U.S. Representative Jamie Raskin questioned Amazon about Fire TV and Amazon Prime video services. Raskin wanted to know how Amazon negotiates with streaming video rivals like WarnerMedia to carry their subscription apps.
Amazon runs both the distribution of the apps through platforms like Fire TV and has competing services like Prime. Raskin said Amazon uses its leverage to force companies like WarnerMedia to share programming if they want access to the distribution pipeline. “Is it fair to use your gatekeeper status role in the streaming device market to promote your position as a competitor in the in the video-streaming market with respect to content?” Raskin asked.
Data and privacy for kids
U.S. Representative Mary Gay Scanlon pointed out how the Federal Trade Commission found that Google collected data on children through YouTube and allowed advertisers to target them. Pichai said he took those concerns seriously, that he has a family, and said the company has invested tremendously to make child safety a priority.
“I’m more concerned you’re investing rigorously in luring advertisers like toymakers Mattel and Hasbro by telling them YouTube is the No. 1 website visited by kids,” Scanlon said. “It sounds like you are targeting kids and then advertisers to bring them on board.”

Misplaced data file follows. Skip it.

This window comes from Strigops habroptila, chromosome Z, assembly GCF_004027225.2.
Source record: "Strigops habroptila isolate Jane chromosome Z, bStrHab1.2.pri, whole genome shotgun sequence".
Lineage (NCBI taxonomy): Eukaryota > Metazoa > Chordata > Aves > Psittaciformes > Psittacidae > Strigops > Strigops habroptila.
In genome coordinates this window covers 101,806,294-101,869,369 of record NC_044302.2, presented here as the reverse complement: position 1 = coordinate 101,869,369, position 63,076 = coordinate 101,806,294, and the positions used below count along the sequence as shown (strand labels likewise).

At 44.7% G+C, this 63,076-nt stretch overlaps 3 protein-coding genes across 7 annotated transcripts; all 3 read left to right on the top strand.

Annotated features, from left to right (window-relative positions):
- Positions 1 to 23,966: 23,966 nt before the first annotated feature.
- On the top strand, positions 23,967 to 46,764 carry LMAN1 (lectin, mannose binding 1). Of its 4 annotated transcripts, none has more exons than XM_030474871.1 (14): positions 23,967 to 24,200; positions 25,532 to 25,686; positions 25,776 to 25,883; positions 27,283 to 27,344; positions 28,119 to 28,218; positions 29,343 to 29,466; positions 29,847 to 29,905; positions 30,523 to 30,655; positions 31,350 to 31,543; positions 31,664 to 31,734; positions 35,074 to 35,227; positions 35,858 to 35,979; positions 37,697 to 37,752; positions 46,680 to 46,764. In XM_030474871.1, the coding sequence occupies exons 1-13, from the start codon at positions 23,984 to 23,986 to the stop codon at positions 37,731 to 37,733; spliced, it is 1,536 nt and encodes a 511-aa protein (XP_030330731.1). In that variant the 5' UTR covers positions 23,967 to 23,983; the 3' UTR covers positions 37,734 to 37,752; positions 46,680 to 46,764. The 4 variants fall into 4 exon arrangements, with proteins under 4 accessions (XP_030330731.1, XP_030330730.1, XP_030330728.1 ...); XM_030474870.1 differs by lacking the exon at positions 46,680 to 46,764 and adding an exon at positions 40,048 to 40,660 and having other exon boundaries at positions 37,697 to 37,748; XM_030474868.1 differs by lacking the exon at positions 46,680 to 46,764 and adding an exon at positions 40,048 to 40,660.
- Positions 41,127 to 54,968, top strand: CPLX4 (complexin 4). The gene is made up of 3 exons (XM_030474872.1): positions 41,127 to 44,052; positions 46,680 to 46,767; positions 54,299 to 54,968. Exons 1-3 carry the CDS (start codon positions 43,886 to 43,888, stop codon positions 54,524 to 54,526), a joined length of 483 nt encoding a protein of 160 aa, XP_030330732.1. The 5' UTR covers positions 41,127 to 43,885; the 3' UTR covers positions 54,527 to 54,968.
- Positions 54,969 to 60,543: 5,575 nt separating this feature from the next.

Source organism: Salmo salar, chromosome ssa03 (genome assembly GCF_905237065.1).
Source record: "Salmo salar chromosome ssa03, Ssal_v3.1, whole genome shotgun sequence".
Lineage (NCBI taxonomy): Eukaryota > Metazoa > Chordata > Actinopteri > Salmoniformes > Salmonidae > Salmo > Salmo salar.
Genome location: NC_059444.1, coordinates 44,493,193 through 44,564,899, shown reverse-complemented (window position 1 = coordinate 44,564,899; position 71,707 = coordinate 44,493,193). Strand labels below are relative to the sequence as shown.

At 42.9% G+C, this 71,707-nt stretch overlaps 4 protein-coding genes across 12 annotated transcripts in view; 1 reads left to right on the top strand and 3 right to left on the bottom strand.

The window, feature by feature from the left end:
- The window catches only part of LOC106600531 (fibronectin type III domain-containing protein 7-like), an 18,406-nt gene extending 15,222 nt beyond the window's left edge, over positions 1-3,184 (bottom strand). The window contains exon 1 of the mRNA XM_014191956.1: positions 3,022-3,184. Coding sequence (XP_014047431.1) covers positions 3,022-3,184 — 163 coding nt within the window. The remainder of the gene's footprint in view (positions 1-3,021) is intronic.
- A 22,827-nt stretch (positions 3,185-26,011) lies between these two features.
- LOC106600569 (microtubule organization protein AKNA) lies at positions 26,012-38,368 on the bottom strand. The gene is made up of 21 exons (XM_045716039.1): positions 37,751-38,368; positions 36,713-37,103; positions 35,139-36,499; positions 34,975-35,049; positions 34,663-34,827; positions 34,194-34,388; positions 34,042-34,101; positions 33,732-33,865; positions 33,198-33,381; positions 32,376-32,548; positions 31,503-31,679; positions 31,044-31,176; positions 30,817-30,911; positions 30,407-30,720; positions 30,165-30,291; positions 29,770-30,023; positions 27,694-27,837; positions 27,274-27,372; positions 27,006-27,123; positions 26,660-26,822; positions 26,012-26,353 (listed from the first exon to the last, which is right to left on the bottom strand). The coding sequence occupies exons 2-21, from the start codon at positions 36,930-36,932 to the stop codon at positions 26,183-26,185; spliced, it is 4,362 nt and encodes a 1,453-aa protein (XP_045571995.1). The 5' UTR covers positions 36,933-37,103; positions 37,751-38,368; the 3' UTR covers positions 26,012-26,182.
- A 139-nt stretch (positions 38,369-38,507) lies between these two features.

Reviewing DoubleClick acquistion
U.S. Representative Val Demings delivered the biggest blows to Google, says Tim Derdenger, an associate professor of marketing and strategy at Carnegie Mellon University's Tepper School of Business. “Demings' questions around privacy and the merging of data between DoubleClick and Google, after Google’s acquisition, was perhaps most damaging,” Derdenger says. “This merger raised several privacy flags at the time as it would allow Google to connect personal identities to browser activities.”
As with Facebook, lawmakers are looking back at acquisitions made over the past 10 years, including Google’s 2008 acquisition of DoubleClick. Today, Google owns the software that marketers and publishers use to buy and sell ads. And it also owns the largest marketplace where these transactions occur—an area the Justice Department is investigating.
Demings got Pichai to acknowledge that he signed off on a key decision in 2016 to combine web-browsing activity and personally identifiable data. “The impact of such a revelation was monumental for the advertising industry,” said Derdenger. “The merging of data most likely led to higher ad prices due to the removal of anonymity.”
Apple's app power
U.S. Representative Lucy McBath questioned whether Apple used its power as gatekeeper of the App Store to quash competition. One example was how in 2018 Apple introduced a Screen Time app so parents could monitor childrens' online activity. Apple removed two competing apps from the App Store, McBath said.
“We were concerned about the privacy and security of kids,” Cook said. “The technology being used had the ability to take over the screen and a third party could see what was going on.”
Lawmakers were unconvinced that Apple always had such altruistic motives when making decisions about its App Store, and how it charges many developers a fee that takes up to 30 percent of their revenue, in some cases. “Mr. Cook, I am concerned that Apple’s policies are also picking winners and losers in the app economy and that Apple’s rules mean Apple always wins,” Demings said.